by Amanda Ryan*
By the end of the Lebanese Civil War (1975-1990), Beirut lay in ruins. Characterized by some as a series of individual wars, the conflicts were based around a constantly shifting configuration of alliances and participants. Participants included the Lebanese military, independent militias (formed by members of the communist party, and Maronite Christian, Shi’a, and Sunni religious factions), and Israel and Syria at various points in the war. The Green Line, along which some of the fiercest battles were staged, was the most severely affected zone, carving a path of destruction through the center of the city. All told, 80 percent of the buildings in central Beirut were destroyed. However, only 30 percent of those demolitions were a result of the war—the rest were carried out in the name of reconstruction and urban planning. This drastic remodeling of the spaces affected by the war is emblematic of the culture of forgetting that prevailed in post-war Beirut; the takeover of public space by capital is symptomatic of the spread of neoliberal capitalism that had occurred during Lebanon’s relatively isolated war years.
A public-private partnership named Solidere took control of the planning and reconstruction of the newly designated Beirut Central District (BCD). Rafic Hariri, one of the world’s wealthiest men and Lebanon’s future Prime Minister, was largely responsible for the project and owned a majority share in the company. Solidere was controversial for its expropriation of land from residents, its executives’ ethically questionable relationships with government officials, and its development of luxury properties at great profit to themselves while providing few benefits to longtime residents. The Solidere plan was approved several years after the war, after the company had already taken it upon themselves to demolish a majority of the central district, including many salvageable buildings. They aimed to produce a neatly-ordered city center, conducive to international businesses and possessing a visual unity that incorporates influences from Beirut’s ancient and modern history, from Phoenicia to French colonialism. Indicative of a desire to legitimate their design through a lineage of great empires, their slogan was, “Beirut—An Ancient City of the Future.”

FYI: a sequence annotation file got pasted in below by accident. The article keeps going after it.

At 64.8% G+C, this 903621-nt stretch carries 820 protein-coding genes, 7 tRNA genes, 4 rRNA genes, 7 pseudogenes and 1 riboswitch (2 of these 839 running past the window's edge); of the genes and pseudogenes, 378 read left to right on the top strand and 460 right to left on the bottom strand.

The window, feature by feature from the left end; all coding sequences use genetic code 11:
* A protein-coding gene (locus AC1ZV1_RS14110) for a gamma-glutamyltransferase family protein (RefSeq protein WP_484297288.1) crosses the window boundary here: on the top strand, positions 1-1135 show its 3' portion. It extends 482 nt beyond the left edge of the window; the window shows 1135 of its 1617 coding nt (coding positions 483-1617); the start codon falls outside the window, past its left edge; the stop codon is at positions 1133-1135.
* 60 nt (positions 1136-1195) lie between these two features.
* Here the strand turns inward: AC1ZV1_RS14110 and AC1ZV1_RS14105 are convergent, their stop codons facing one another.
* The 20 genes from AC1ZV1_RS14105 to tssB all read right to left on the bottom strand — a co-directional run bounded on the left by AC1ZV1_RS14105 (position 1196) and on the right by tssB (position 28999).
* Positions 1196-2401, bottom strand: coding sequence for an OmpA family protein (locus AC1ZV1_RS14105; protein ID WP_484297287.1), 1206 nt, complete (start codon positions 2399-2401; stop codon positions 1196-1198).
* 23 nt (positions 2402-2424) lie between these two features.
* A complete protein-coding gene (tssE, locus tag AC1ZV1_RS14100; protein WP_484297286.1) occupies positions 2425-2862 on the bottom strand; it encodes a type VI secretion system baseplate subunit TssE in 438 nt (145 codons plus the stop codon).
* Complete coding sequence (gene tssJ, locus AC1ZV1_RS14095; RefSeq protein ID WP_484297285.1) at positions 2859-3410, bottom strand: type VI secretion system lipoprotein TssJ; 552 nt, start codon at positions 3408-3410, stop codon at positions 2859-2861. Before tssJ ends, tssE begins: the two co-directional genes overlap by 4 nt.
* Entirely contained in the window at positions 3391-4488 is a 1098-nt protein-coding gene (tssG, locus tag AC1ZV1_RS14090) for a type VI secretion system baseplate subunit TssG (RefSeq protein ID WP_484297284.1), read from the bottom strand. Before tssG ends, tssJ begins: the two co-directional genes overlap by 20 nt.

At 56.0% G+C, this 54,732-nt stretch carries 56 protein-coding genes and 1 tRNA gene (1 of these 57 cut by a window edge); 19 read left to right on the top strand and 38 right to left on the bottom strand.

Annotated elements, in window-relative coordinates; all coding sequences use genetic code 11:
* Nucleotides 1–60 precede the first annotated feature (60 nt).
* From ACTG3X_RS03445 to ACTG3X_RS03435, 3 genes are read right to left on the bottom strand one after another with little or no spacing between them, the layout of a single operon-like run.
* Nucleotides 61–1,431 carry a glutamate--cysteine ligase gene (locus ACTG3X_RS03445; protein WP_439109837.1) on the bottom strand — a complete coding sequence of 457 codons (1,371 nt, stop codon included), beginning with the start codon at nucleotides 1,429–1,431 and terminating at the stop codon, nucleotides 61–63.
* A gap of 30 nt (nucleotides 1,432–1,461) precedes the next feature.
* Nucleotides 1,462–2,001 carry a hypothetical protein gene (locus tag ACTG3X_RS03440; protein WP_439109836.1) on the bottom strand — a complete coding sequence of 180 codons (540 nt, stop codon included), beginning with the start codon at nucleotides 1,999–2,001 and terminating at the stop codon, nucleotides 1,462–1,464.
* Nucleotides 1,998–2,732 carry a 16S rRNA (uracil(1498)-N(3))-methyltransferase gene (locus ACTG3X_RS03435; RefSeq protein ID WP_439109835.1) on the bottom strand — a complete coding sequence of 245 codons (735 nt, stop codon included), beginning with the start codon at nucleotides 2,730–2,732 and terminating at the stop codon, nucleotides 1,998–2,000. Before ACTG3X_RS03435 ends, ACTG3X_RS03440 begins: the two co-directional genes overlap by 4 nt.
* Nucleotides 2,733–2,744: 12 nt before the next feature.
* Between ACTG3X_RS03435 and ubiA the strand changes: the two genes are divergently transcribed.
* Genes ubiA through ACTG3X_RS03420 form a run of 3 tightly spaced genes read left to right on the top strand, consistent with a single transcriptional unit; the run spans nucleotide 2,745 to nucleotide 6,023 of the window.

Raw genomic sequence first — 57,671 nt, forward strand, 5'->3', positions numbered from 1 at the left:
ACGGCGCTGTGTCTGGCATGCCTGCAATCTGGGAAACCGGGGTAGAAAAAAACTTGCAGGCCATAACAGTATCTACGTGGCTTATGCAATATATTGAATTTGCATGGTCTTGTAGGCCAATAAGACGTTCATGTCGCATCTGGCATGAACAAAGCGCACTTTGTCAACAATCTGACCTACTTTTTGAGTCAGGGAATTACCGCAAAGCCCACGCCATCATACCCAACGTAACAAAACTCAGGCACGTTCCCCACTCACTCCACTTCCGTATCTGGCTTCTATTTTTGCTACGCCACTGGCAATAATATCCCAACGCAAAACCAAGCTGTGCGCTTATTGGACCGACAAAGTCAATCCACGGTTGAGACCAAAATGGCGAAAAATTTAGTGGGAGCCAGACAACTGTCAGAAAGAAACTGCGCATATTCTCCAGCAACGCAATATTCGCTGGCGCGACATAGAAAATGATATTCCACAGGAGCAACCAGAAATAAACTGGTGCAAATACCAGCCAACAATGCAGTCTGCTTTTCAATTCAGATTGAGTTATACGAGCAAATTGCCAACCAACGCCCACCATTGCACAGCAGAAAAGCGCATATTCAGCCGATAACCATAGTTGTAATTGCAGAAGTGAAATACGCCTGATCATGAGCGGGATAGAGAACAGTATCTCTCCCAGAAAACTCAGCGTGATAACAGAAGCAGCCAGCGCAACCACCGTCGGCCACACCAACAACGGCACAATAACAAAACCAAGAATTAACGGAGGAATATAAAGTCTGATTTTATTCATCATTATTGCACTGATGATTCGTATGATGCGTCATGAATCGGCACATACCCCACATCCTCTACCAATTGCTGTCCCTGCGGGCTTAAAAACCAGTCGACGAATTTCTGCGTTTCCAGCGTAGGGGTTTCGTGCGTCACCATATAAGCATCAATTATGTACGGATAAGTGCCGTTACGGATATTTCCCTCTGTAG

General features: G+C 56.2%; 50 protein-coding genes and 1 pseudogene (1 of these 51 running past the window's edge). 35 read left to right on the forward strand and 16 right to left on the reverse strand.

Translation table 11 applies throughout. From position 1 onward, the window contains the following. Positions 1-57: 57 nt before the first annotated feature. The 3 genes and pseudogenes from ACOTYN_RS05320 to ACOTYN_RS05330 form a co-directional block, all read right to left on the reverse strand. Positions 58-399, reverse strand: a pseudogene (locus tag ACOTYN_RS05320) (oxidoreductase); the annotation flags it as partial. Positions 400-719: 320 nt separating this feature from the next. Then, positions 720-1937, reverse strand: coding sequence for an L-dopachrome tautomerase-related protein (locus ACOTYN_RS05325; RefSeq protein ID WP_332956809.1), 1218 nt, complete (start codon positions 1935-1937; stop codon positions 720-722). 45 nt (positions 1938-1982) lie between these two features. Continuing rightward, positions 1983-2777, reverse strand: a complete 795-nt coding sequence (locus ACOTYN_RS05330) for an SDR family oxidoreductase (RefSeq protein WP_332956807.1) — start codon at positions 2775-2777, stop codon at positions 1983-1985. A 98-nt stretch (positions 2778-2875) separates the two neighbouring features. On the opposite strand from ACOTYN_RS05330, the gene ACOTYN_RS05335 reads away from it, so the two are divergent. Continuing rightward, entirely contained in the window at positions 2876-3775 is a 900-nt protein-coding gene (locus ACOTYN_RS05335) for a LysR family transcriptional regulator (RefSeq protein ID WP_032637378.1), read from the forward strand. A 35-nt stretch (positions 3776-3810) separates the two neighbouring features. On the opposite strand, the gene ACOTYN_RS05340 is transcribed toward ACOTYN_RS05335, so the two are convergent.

The planners of Solidere drew upon elements from Beirut’s 5,000 years of history, turning the BCD into a visual pastiche of Greek, Roman, French, and Ottoman architectural styles, among others. The design and structure of the city center was particularly influenced by France, a former colonizer who is indelibly tied to the history of contemporary Lebanon. Although Lebanon had been under Ottoman rule for a significantly longer period of time, as its final colonizer, France was responsible for shaping its modern form. At the end of World War I, France and Britain divvied up control over portions of the former Ottoman Empire—the French Mandate, passed in 1920, gave France control of public assets and established exclusive trade relationships with the area that now forms modern Syria and Lebanon.